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Laurie Chavez talking to Balloon Fiesta staff as her crew waits to launch in the air on Sunday, Oct. 2 at Balloon Fiesta Park.

Balloon pilot carries on family tradition at Balloon Fiesta

Laurie Chavez has been involved with the International Balloon Fiesta since childhood. A pilot at the 50th Fiesta this year, she and her family have been participating since it began back in 1972, joining due to connections with Sid Cutter, one of the founding members of the Fiesta. Now, she carries on the family legacy as pilot of balloon “Jesse’s Girl Too.”

“(Sid Cutter) was a military fighter, a fighter pilot and also one of the first balloon pilots in the state of New Mexico. And my grandfather knew him from the Air Force,” Chavez said. “The first two Balloon Fiesta(s), (my grandfather) was crew. And then, by the third Balloon Fiesta, he had gone in with two other buddies, and they bought a balloon. So that was how he got into ballooning.”

Chavez and her family have passed down ballooning through the generations: first her grandfather, then her aunt and, most recently, herself.

“I got my 10th pilot badge this year. And my aunt before me, she's the one who taught me how to fly. She flew 40 fiestas,” Chavez said. “ And then her dad before her was in Fiesta — he started flying in ‘74.”

However, Chavez and her family do not only participate with their pilot status. Other family members continue the legacy through crewing — duties for this include helping unpack the balloon and tracking it through the air midflight.

“For us, it's always been family. My husband crews now because he married me. We go ballooning, and that's what you do,” Chavez said.

While Chavez’s husband has yet to learn how to pilot, she hopes to pass the art of flying on to the next generation in her family, whether it be to her kids or to her nieces and nephews.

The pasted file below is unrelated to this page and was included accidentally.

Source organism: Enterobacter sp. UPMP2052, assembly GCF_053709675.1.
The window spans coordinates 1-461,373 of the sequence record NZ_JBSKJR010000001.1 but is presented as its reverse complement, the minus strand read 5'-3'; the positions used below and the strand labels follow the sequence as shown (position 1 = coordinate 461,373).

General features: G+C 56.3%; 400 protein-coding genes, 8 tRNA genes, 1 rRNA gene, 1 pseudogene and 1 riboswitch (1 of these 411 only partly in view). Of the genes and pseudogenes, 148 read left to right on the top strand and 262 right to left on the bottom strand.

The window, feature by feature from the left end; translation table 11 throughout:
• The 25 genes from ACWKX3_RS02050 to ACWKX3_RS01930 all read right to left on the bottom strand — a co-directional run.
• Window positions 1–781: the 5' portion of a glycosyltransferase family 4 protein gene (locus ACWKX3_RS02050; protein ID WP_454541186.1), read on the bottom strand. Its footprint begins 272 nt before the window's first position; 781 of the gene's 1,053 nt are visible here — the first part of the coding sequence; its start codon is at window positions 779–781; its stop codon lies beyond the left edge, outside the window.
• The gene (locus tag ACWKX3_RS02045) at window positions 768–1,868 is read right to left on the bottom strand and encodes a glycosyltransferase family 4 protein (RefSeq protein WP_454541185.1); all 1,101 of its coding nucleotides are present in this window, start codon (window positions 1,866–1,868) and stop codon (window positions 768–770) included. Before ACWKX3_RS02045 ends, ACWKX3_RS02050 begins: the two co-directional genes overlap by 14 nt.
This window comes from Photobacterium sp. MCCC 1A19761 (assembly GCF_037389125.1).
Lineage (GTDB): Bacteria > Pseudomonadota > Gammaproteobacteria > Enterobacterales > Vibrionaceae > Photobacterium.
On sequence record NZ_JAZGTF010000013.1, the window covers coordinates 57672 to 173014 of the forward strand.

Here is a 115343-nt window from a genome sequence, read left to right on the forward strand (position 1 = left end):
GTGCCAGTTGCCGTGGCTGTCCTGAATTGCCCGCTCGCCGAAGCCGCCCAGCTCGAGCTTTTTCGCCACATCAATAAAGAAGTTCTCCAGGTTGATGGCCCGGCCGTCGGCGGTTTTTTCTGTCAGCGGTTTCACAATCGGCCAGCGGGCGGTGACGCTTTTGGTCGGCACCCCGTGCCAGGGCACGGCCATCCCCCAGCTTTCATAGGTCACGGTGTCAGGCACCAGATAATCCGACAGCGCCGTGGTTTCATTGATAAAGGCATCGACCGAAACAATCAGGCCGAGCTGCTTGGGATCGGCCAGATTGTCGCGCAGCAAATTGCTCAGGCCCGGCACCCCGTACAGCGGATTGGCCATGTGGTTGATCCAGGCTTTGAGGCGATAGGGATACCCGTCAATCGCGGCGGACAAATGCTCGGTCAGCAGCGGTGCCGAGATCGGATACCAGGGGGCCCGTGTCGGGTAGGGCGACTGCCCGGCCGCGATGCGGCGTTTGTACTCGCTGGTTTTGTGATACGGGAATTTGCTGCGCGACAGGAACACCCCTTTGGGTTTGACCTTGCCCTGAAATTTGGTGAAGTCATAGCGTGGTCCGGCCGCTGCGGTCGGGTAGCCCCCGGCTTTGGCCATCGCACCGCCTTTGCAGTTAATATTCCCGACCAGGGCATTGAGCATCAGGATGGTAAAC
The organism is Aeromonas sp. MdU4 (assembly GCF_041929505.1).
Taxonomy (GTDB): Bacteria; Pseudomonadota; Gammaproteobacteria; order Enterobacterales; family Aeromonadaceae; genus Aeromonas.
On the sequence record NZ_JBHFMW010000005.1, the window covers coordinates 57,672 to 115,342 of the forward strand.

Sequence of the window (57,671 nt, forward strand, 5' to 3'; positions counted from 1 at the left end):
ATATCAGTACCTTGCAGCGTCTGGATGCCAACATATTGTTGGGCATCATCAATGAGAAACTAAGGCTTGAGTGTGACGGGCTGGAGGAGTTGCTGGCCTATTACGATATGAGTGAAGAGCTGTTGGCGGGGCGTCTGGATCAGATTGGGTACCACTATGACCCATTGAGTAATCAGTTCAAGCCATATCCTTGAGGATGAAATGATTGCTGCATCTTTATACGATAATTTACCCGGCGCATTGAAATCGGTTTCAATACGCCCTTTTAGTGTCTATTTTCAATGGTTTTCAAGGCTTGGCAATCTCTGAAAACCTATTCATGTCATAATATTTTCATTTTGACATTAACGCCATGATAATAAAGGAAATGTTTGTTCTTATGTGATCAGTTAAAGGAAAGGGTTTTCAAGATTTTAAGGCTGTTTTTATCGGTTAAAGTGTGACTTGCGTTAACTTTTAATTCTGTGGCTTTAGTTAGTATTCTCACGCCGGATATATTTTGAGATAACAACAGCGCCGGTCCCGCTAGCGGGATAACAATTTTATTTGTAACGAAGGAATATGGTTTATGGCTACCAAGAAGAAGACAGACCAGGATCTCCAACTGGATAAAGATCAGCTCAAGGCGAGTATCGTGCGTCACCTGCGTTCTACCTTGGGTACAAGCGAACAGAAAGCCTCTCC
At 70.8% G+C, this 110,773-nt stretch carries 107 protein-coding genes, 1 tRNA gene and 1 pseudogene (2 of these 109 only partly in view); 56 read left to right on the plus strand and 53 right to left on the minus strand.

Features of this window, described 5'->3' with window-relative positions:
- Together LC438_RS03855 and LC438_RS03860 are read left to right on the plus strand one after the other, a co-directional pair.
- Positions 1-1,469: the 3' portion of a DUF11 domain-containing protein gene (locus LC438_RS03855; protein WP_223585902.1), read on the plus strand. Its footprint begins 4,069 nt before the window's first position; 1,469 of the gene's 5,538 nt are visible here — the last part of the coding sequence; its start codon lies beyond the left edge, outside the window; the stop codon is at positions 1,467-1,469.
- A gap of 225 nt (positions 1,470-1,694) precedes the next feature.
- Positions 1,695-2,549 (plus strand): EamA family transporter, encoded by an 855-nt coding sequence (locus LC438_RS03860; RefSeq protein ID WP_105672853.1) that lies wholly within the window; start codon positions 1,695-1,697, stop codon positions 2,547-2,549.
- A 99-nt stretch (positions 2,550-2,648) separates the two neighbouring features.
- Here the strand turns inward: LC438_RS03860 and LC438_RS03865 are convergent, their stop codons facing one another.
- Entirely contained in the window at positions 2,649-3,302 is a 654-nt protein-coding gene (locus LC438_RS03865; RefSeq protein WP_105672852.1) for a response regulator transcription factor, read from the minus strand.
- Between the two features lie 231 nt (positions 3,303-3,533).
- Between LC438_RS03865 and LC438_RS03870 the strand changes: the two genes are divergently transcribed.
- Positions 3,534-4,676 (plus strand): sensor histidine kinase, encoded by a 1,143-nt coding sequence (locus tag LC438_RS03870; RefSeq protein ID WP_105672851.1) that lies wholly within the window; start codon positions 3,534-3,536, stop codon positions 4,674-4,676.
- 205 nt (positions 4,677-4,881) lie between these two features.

“Both of my nieces have expressed interest in wanting to do it, but neither one of them are in a position right now to do it. My daughter wanted to do it. She's 17 now, but I showed her some of the regulations and stuff you have to learn. And she's like, ‘I don't know,’” Chavez said.  “I just want somebody in that generation. I don't care if it's my kids, but I want one of my nieces and nephews or one of my kids. Even if I’m not the one to teach them.”

For Chavez, family is really what makes the Balloon Fiesta fantastic and one of the best parts of her year because everyone visits and spends time together.

“It's amazing every year, since it's such a family thing. We have family that comes every year and then friends of the family, people that we've been ballooning with our entire lives come from Hawaii every year. They bring their family, and their great-grandkids are here now. It's better than Christmas,” Chavez said.

Elizabeth Secor is a beat reporter for the Daily Lobo. She can be contacted at culture@dailylobo.com or on Twitter @esecor2003

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